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I've been a Canberran since moving here from Adelaide on the first day of 1980. I now live in suburban Duffy with my partner Louise Maher, ABC 666 radio and on-line journalist. Among my early memories is following Sleepy Lizards (Shinglebacks) around the paddocks north of Adelaide, guarded by the faithful bull terrier. I have always been passionate about the natural world, trying to understand how it works, how the nature of Australia came to be, and sharing those understandings. My especial passions are birds, orchids and mammals. For much of my life I have been a full-time naturalist, running bush tours, writing books etc, doing consultancies, presenting a regular radio slot on local ABC, chairing a government environment advisory committee and running adult education classes. Recently I have eased back somewhat, but am still writing, teaching, doing some radio work and running overseas tours - as part of my fascination with our Gondwanan origins I've been running tours to South America for the past decade. I was awarded the Australian Plants Society Award in 2001 and the Australian Natural History Medallion in 2006, both for services to education and conservation.

Monday, 21 January 2013

Bark Codes; or Barking Up the Right Tree

The oozing of sap from the trunk is not the first - or probably 10th - thing I'd think of when asked to characterise eucalypts, but early Europeans certainly did. Abel Tasman back in 1642 in van Diemen's Land (later to be renamed Tasmania for him) was intrigued by it, and collected samples. This may have been a hint as to the nature of their interest; he probably had hopes of economic applications. Forty-six years later the English pirate-naturalist William Dampier reported that "the Gum distils out of the knots or cracks that are in the bodies of  the trees". Governor Arthur Phillip, who commanded the first British colony on what is now Sydney Harbour, first used the term 'gum-tree' in 1770; he too collected this gum, and send samples back home.

Now, most people probably use Phillip's term for all eucalypts (ie in excess of 700 of them) but in an attempt to make such a huge number of species manageable, and in part because such characteristics do largely reflect relationships within the genus, we divide eucalypts up according to their bark characteristics and use descriptive terms to reflect it. In this classification 'gums' are actually smooth-barked eucalypts.
Salmon Gums E. salubris, Wilmington South Australia.
These were planted in a town park, but the species is native to inland southern Western Australia.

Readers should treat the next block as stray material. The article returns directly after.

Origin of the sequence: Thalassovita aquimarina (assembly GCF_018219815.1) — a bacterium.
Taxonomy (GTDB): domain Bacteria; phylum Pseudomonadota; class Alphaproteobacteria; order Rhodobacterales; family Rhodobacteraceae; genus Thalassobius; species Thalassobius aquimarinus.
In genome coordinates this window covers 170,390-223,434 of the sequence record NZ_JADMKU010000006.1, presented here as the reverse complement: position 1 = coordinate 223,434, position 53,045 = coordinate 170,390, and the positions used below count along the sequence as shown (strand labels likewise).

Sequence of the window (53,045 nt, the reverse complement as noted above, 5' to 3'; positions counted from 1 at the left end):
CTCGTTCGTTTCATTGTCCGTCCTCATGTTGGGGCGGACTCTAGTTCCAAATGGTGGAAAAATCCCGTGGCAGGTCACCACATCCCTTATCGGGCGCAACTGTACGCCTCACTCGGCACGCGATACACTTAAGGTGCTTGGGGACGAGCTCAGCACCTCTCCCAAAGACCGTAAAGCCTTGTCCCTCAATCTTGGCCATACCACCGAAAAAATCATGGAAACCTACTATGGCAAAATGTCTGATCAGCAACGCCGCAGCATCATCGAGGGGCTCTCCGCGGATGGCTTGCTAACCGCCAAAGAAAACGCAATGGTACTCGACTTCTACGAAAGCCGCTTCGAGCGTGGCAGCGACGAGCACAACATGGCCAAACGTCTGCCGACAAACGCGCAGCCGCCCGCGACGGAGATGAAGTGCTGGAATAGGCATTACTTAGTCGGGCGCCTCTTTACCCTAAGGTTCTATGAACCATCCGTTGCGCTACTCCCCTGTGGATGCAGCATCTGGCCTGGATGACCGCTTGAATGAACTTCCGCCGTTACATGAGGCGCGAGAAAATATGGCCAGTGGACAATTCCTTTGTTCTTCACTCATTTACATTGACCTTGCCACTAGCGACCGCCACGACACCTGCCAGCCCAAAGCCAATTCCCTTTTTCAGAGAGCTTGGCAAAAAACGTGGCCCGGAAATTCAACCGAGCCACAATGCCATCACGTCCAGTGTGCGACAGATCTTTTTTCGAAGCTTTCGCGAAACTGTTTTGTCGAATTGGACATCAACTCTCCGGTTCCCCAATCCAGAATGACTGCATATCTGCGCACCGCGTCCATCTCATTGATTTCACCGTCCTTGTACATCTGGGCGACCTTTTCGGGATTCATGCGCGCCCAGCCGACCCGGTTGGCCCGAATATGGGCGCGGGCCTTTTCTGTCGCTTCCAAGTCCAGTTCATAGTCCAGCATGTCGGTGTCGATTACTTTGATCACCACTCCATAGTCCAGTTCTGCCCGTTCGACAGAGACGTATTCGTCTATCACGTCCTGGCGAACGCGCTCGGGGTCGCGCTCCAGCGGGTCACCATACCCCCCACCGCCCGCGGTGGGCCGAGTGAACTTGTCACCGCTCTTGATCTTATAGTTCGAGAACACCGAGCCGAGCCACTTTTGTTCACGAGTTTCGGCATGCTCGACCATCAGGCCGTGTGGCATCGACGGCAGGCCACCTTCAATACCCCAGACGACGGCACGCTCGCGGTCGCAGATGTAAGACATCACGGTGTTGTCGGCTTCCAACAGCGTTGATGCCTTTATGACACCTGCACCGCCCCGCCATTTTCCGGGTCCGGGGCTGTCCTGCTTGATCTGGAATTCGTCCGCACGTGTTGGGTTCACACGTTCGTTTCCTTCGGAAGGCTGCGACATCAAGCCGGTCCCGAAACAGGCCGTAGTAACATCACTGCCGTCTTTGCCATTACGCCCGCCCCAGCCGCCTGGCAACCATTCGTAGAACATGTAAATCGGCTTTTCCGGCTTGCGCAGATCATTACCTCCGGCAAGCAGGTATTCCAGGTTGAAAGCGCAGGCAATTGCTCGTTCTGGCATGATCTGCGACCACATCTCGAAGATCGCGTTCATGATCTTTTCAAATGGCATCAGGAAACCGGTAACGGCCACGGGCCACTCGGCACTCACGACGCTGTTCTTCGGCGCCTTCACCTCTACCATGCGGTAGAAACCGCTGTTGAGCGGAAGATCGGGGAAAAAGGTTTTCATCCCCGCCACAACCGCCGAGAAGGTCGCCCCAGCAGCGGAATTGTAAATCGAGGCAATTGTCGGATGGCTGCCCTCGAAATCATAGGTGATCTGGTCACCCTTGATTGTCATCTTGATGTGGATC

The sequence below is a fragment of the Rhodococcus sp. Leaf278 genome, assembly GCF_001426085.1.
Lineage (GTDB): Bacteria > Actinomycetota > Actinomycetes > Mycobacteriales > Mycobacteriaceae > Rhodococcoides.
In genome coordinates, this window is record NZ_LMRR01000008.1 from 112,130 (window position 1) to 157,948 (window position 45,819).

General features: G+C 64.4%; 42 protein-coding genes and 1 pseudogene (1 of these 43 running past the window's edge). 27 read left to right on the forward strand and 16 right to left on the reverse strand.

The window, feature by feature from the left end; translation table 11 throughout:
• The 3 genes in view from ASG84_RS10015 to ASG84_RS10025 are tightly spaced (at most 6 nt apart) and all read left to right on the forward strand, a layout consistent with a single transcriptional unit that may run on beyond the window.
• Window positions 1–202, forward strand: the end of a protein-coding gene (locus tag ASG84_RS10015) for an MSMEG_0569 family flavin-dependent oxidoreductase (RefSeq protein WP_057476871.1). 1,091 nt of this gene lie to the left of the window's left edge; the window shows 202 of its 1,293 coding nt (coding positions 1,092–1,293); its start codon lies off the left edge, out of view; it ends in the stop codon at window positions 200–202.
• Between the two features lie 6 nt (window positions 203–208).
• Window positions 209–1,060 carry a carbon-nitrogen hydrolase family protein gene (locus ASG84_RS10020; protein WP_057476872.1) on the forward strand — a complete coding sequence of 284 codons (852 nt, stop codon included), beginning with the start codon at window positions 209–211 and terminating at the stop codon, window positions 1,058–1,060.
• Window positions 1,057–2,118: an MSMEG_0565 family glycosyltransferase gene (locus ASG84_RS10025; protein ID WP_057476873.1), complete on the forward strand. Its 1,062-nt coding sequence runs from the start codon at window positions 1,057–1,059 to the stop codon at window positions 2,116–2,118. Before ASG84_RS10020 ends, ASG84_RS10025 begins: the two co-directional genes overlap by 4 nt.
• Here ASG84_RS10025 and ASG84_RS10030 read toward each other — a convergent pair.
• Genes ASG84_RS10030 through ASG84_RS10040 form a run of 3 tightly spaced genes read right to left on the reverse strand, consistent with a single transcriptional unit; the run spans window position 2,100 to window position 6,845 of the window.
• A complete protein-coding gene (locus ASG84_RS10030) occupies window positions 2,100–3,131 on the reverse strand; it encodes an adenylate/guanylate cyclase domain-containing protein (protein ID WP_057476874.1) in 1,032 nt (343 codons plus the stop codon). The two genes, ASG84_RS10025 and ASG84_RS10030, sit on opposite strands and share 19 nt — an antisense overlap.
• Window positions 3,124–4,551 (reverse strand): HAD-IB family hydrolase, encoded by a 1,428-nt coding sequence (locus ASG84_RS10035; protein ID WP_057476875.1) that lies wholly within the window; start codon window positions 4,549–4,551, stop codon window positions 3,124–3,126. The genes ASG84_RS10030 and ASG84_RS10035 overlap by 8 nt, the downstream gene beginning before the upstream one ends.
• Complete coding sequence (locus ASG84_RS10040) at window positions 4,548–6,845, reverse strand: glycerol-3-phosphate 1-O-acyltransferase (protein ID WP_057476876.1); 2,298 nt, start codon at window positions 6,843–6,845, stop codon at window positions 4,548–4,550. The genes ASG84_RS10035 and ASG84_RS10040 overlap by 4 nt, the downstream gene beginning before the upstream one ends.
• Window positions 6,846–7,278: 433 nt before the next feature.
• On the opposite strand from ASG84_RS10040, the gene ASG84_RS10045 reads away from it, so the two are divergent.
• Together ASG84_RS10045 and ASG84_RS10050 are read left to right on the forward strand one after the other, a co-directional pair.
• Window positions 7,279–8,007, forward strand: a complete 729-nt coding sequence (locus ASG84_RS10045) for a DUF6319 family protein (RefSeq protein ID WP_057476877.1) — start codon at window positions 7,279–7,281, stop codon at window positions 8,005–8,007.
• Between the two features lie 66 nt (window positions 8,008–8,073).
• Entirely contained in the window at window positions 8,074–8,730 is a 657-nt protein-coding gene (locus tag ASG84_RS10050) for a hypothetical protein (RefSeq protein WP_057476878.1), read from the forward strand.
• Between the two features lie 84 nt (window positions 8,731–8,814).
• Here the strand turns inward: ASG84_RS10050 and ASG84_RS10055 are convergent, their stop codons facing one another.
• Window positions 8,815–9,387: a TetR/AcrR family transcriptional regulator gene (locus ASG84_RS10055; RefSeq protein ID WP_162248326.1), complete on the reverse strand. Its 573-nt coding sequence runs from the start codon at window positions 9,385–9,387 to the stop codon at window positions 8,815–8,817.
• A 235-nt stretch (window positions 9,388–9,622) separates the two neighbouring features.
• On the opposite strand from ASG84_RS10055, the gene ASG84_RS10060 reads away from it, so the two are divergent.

All eucalypts shed their bark - the question as to why they do does not have a generally agreed answer, but perhaps it makes life harder for bark-burrowing insects. However, gums shed it all at once, leaving a clear smooth surface. At least, that's the theory, but nature being nature the rule is immediately broken. For instance in many gums patches of bark remain on the tree, giving darker or differently-coloured patches.
Spotted Gum E. maculata, Nowra, New South Wales. (Above and below.)

Yet other gums retain the shed bark, still attached to the branches.
E. sheatheana, Wongan Hills, Western Australia.
Most eucalypts however retain their dead bark, which comes off in bits over time, giving a rough surface to trunk and often branches too. We classify these rough-barks too according to the surface type. Boxes - nothing to do with containers, but named for the European Buxus, which also produces hard wood used for instance in making mallet heads - have bark which tends to be in plates or narrow blocks. 
Coastal Grey Box E. boistoana, near Candelo, southern New South Wales.

Apple Box E. bridgesiana, Canberra.
Peppermints have short-fibred, crumbly bark; they also have chemicals called pipiterones in the foliage which have a strong peppermint aroma and have been used to make menthol. Eucalypt - including peppermint - oil extraction has been a major industry in Australia; in South Africa it still is!
Narrow-leaved Peppermint E. radiata, Brindabellas near Canberra.
By contrast, some eucalypts have very long-fibred bark, which when dead can be pulled off in long strips.
Red Stringybark E. macrorhyncha, Canberra.
The bark can also be cut away in sheets and was used for shelters by both indigenous and early